3 Important Things
- School’s back! CMS students started class on Monday, as did students at most of North Carolina’s 2,422 public schools. Enrollment is up at CMS schools, with about 2,400 more kids, and over 800 new pre-kindergartners. What’s also up is uncertainty – with no budget out of Raleigh, the district is uncertain as to whether they’ll have to lay off teacher assistants and how much faculty will be paid.
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- Capital punishment. Although North Carolina is one of 31 states with a death penalty, the state hasn’t performed an execution since 2006. The “Restoring Proper Justice Act”, passed and signed into law on August 5th, aims to change that. The law does away with the requirement that a physician be present for executions, since finding one to do so is sometimes hard because of medical ethics. Drug companies refused to supply drugs for executions because of bad PR, so the law exempts this information from public records requests. However, executions aren’t likely to pick up – they still face steep constitutional challenges as well as eroding public support after several recent well-publicized exonerations and botched executions.
- Playing the lotto. The legislature is considering ways to increase North Carolina Education Lottery revenues. Proposals include increased lottery advertising and a version of instant tickets available via the internet or smartphones. Proponents call it keeping up with the times and staying relevant. Opponents point out that if not for the tax cuts given to the wealthiest North Carolinians, legislators might not be so anxious to rely on the lottery as a source of revenue.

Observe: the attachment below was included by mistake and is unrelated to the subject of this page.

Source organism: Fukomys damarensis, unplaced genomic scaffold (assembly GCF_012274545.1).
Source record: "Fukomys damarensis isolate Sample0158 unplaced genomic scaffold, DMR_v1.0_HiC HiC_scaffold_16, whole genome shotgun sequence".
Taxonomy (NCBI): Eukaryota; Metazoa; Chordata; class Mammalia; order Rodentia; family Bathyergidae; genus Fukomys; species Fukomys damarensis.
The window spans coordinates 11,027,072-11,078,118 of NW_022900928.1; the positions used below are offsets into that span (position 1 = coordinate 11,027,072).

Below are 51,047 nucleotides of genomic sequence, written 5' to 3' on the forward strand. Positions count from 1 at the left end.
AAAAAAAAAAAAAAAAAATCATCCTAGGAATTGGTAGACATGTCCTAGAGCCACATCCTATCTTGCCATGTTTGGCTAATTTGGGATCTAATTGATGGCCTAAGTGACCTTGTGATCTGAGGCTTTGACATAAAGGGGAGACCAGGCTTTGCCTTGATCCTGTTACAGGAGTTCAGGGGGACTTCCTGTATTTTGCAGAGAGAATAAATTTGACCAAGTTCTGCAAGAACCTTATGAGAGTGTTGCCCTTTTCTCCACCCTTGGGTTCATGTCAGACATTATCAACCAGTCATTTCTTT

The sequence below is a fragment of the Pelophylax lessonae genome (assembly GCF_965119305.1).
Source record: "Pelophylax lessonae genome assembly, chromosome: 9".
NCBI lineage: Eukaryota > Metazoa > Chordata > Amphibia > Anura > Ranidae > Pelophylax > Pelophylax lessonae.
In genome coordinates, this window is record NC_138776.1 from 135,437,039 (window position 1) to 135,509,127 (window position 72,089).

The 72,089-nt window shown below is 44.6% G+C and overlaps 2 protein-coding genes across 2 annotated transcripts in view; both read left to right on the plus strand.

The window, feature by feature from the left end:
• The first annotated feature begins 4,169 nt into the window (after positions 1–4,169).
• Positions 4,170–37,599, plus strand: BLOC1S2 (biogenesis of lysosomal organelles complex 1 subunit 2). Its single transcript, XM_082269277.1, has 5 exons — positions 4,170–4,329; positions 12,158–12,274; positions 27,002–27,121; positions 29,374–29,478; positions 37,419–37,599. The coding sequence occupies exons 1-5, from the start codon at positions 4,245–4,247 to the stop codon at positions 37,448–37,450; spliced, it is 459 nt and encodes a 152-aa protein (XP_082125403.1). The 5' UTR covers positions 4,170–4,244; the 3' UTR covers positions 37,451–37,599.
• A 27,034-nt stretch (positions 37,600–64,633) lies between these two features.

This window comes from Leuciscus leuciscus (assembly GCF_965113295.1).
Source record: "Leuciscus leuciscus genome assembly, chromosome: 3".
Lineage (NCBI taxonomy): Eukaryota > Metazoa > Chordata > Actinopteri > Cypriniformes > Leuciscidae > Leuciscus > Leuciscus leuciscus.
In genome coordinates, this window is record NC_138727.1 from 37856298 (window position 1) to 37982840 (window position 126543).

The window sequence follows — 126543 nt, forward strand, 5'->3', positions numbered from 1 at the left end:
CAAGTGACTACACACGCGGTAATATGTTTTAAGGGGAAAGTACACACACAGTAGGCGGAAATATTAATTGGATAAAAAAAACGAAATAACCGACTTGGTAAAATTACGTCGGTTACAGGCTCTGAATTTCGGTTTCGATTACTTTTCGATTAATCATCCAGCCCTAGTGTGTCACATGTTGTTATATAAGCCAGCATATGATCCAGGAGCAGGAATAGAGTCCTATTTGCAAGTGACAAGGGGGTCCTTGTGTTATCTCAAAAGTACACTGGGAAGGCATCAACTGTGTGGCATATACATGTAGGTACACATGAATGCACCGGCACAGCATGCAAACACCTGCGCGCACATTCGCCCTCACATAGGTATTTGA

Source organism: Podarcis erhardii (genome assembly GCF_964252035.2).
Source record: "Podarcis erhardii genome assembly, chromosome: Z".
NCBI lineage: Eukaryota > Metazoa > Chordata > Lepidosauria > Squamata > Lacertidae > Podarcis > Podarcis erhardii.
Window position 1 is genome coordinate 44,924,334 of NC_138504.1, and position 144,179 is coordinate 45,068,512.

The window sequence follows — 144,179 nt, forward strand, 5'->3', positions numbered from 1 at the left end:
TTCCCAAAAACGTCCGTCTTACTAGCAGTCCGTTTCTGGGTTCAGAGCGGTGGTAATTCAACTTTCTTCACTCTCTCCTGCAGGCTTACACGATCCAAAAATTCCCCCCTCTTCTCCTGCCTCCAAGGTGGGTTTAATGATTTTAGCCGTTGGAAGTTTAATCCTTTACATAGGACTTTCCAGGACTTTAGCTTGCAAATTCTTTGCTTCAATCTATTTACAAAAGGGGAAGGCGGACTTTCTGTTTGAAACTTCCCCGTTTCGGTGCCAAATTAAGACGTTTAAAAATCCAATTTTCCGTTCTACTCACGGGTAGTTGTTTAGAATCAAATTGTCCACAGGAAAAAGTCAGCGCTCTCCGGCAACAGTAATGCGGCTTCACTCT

2 Happy Things
- OurHealth will invest $25 million over the next three years to establish a network of Health Clinics in Charlotte. It will bring over 60 jobs (mostly in healthcare) to Charlotte and recently entered a contract to provide health services to City of Charlotte employees.
- Charlotte Douglas Airport received a $11.5 million grant from the FAA to pay for a variety of projects, from repaving the runways to updating the 18-year-old master plan.
1 Random Thing
- This fall we’ll elect four people as out large representatives to Charlotte city council. Each party has four candidates on the ballot. There are only three Republicans running, so all three will appear on the ballot in the general election on November 3rd. There are twelve Democrats running, so in order to narrow it down to four to put on the ballot in November, the candidates will be selected in a primary held September 15th. The Charlotte Observer just did profiles on all twelve you can check out here.
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